Paying Your Dues

Medicine, as a profession, has a reputation for taking a long time. Doctors go to school for years and years, often not beginning their careers in earnest until after turning 30. So it’s pretty common for people to comment on this fact when I discuss what medical school I am attending, what kind of doctor I will be, etc. 

If you think about it, however, this isn’t too dissimilar from many other professions. I have friends that are business majors, some in my class and some in classes before me. After their undergrad, many have gone back to do graduate work, as the four year degree is less and less competitive. The two years they spend in graduate school is mostly the same as our two pre-clinical years. Another trend I have noticed is that business majors often spend several semesters doing internships, often after graduation. Even once they find a position, it is often entry level, and they must work for several years to become a partner, a VP, or an established member of the company. 

This is much the same as medical training, except that in medicine we formally identify the period of working a lot for very little money as “residency”. In the business world it’s just this vague idea of “paying your dues” or “working your way up”. I’m not too worked up about the time commitment I am making to medicine, as I know any other field I would consider would mean similar time frames.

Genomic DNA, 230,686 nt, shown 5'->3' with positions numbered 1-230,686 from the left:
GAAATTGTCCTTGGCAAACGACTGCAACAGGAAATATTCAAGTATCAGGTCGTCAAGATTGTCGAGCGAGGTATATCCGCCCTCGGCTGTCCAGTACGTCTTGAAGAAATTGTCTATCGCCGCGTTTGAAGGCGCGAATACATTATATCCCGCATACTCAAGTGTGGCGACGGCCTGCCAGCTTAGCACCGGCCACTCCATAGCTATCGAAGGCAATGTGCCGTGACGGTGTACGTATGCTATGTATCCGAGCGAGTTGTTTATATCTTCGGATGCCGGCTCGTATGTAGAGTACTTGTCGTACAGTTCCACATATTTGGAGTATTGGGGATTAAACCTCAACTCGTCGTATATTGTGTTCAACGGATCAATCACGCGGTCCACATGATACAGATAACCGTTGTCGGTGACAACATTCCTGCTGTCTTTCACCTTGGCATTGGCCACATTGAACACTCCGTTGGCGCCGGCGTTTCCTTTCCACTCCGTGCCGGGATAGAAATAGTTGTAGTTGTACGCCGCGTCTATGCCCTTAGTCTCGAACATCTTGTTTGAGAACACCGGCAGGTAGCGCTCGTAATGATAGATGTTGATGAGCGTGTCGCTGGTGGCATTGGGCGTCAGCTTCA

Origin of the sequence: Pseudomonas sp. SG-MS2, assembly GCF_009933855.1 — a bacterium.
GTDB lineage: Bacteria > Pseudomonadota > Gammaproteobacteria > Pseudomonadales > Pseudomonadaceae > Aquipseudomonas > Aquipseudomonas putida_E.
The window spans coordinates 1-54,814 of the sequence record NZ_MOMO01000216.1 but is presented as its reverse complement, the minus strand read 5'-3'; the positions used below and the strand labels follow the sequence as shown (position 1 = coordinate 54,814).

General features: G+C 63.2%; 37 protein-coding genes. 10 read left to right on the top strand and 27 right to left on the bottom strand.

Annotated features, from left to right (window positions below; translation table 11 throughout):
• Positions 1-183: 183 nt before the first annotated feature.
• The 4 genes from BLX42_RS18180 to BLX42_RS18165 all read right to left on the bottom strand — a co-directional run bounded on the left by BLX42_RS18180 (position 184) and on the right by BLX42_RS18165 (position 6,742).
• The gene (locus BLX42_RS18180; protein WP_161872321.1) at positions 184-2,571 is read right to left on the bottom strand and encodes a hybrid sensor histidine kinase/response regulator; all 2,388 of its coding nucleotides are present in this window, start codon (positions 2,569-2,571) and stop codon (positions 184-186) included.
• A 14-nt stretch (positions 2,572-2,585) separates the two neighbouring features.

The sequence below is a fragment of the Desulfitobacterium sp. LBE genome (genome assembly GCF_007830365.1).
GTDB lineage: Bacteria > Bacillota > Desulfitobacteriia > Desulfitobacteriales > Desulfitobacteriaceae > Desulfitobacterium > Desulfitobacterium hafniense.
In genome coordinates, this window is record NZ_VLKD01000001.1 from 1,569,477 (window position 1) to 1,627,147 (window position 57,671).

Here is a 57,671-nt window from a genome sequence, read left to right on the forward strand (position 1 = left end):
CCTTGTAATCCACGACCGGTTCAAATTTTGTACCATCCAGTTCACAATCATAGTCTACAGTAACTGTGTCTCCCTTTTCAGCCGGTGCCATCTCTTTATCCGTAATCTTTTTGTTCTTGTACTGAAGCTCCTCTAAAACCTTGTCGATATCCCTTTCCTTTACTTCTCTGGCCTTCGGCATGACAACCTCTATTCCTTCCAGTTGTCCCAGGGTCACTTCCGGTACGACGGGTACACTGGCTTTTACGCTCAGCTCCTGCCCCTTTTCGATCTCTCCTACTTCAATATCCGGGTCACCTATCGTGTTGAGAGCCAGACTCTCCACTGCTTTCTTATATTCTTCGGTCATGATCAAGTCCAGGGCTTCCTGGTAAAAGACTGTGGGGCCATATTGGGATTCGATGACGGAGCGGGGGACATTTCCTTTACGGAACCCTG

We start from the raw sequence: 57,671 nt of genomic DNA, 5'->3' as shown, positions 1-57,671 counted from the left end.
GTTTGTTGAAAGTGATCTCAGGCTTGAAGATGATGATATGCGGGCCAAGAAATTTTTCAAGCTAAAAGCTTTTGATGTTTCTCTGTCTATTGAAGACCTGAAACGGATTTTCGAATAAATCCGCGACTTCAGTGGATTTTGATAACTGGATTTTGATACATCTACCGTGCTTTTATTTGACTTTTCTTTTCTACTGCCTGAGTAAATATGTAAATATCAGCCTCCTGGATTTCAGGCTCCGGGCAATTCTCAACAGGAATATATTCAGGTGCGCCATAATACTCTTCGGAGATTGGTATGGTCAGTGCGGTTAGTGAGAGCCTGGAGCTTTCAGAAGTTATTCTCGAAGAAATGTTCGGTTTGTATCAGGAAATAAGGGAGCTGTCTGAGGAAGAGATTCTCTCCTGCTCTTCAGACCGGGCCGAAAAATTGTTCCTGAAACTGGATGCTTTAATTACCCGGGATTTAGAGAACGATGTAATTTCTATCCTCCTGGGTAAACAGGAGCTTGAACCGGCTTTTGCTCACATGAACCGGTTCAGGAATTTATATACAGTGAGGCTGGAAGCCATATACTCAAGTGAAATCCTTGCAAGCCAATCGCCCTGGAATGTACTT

On this note, however, I do have a decision to consider. Do I take out around $180k in student loans, to be repaid over the course of 5-10 years of practicing medicine? Or should I instead opt to go with a service scholarship, resulting in no debt but extra years of “paying my dues” to the military even after I finish residency. I have to admit, leaving school in a few years with no debt is very tempting.

That’s pretty much it for this post. I drafted it a while ago, and since then have attended a fancy social dinner at the beautiful home of a certain doctor on faculty here at school, further reinforcing my belief in my ability to repay these loans on my own. I can also say that “orientation week” really translates to “drinking at various places around city”. I’m pretty sure this holds true for most medical schools. 

Thanks for reading.

 

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